Diameter and Height
The height of the pan is around 1.76 inch, slightly taller than the d5 1.55 inch. The base cooking area is both the same with a width of around 5.5 inch. The rim diameter of the Cop-R-Chef is around 8.49 inch and the d5 is 8.55 inch very similar but slightly different. So all in all, the shape is almost the same but I would say because of the height difference, I would say that the Cop-R-Chef would prevent evaporation of liquid better. Looking at them side by side, it looks like the d5 version flares out a little more, which lets allows a spatula to reach in and turn food easier. The pouring lip also seems to be a little more wider on the d5 version as well.
Fit and Finish
Fit and Finish is acceptable on this pan. The Cop-R-Chef engraving looks like a font written by a child. It does not look uniform with each letter consisting of varying thickness. The rivets on the pan seems to be misaligned as well. The exterior is a standard polished copper finish and the handle brass looks like it has a bit of pitting with a matte like finish. I am not sure if this is due to wear or whether they tried to make it look rustic on purpose. I do like the bigger rivets though, even though more food will get stuck around its edges.
Note:These measurement are done by me with the tools that I have on hand. The manufacturers have their own measurement guidelines and that should be assumed to be accurate. What I find on this review can vary widely due to several factors, such as ambient temperature, location, water, tool calibration, stove btu, etc..and should only be considered as my opinion.
Weight: 888 g
Rim Width:Around 8.45 inch
Flat Cooking Surface Width:Around 5.5 inch
Sidewall Thickness:Around 3.12 mm
Cop-R-Chef Skillet Performance
To test the how well it distribute heat and how well it heats up, I perform a toast test where I place a piece of toast in the center than weight it down with a meat pounder. I heat up the pan for a total of 2 min then see the color of the toast.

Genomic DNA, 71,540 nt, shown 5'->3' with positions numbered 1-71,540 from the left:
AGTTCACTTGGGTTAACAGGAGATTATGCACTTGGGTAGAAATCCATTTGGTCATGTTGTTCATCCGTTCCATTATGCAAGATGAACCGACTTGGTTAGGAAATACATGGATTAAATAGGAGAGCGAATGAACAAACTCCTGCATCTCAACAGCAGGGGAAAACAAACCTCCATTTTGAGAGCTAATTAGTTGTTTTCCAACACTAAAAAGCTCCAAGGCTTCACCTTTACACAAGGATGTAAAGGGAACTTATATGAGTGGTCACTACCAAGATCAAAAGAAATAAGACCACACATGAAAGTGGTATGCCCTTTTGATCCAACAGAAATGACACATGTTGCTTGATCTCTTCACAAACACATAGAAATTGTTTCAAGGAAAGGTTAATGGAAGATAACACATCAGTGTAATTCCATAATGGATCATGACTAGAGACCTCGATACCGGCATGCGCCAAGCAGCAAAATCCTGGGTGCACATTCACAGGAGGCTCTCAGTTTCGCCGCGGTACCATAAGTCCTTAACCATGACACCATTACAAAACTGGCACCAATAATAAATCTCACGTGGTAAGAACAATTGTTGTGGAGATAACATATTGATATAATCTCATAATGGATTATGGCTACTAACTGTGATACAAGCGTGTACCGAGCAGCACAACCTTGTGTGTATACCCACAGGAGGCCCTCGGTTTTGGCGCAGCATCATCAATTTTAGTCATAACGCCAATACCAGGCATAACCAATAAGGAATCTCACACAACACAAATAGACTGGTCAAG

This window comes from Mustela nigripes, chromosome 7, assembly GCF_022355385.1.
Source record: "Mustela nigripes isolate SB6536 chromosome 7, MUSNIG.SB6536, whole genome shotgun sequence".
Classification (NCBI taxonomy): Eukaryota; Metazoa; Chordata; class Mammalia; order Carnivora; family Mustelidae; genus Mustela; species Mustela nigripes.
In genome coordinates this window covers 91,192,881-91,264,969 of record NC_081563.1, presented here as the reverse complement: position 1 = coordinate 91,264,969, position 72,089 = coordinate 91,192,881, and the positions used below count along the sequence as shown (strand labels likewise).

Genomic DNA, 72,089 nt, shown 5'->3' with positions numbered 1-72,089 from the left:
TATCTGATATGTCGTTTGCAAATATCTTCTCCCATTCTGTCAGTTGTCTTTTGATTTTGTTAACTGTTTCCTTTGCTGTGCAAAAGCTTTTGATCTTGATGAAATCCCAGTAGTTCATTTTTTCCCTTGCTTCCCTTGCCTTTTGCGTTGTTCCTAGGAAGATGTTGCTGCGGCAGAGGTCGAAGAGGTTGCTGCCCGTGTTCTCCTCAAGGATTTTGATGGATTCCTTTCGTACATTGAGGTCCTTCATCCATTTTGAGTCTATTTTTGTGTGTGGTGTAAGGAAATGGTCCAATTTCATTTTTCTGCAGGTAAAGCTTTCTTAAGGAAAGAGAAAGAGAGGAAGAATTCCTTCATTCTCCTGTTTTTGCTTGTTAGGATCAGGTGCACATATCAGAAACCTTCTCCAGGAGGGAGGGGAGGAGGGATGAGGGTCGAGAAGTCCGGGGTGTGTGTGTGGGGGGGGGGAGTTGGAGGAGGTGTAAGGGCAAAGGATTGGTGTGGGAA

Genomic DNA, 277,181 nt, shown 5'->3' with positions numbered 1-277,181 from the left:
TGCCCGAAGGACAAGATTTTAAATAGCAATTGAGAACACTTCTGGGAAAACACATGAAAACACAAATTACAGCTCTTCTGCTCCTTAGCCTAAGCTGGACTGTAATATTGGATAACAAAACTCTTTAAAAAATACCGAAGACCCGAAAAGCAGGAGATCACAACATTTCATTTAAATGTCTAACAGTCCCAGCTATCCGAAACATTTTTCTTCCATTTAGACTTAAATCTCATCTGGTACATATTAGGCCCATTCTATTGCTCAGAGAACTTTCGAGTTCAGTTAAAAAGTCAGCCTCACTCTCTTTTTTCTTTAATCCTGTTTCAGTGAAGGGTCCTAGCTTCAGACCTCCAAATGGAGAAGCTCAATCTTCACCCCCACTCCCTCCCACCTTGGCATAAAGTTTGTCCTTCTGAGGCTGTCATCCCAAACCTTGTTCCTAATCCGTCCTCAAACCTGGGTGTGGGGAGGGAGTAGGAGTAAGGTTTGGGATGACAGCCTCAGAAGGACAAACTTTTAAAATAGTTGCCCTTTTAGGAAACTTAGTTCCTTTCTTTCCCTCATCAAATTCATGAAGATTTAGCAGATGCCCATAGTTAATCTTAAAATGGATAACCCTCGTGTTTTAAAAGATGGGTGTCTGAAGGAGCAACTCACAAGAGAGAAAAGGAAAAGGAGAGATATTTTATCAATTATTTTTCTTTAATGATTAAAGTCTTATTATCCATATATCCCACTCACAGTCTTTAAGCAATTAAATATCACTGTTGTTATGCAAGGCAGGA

The results of this test is pretty good. Decent browning of the toast and a good distribution of heat throughout the pan.
The performance still does not compare to a straight copper pan but it still performs better than the modern day d5 version.
Look at the lower right hand corner, there is a significant gradient in color change. The dark side will eventually scorch food unlike the cop*r*chef skillet. It seems like modern day technology still cannot beat the simple design of straight copper. The thin layer of copper that the Cop R Chef Skillet has provided a significant performance boost.
Cop-R-Chef Skillet Thoughts & Conclusion
This sure is a surprising result. In terms of skillet, the older model seems to perform better than your modern day version. I would need to get the All Clad’s C4 skillet to do a more comparable test. That model has an alternating layer of copper which the d5 does not have.
As of now, I highly recommend that you get a skillet with at least some copper in them. These heavier skillet with copper should retain heat better and provide more even heat distribution.
So there you have it, those are the major difference between the vintage and newer design. I can only provide information on what I find in these test. Hopefully, you find this review helpful in your selection of skillet. Please comment below if you would like me to test something else. For more reviews, please go to our Pots and Pans review page.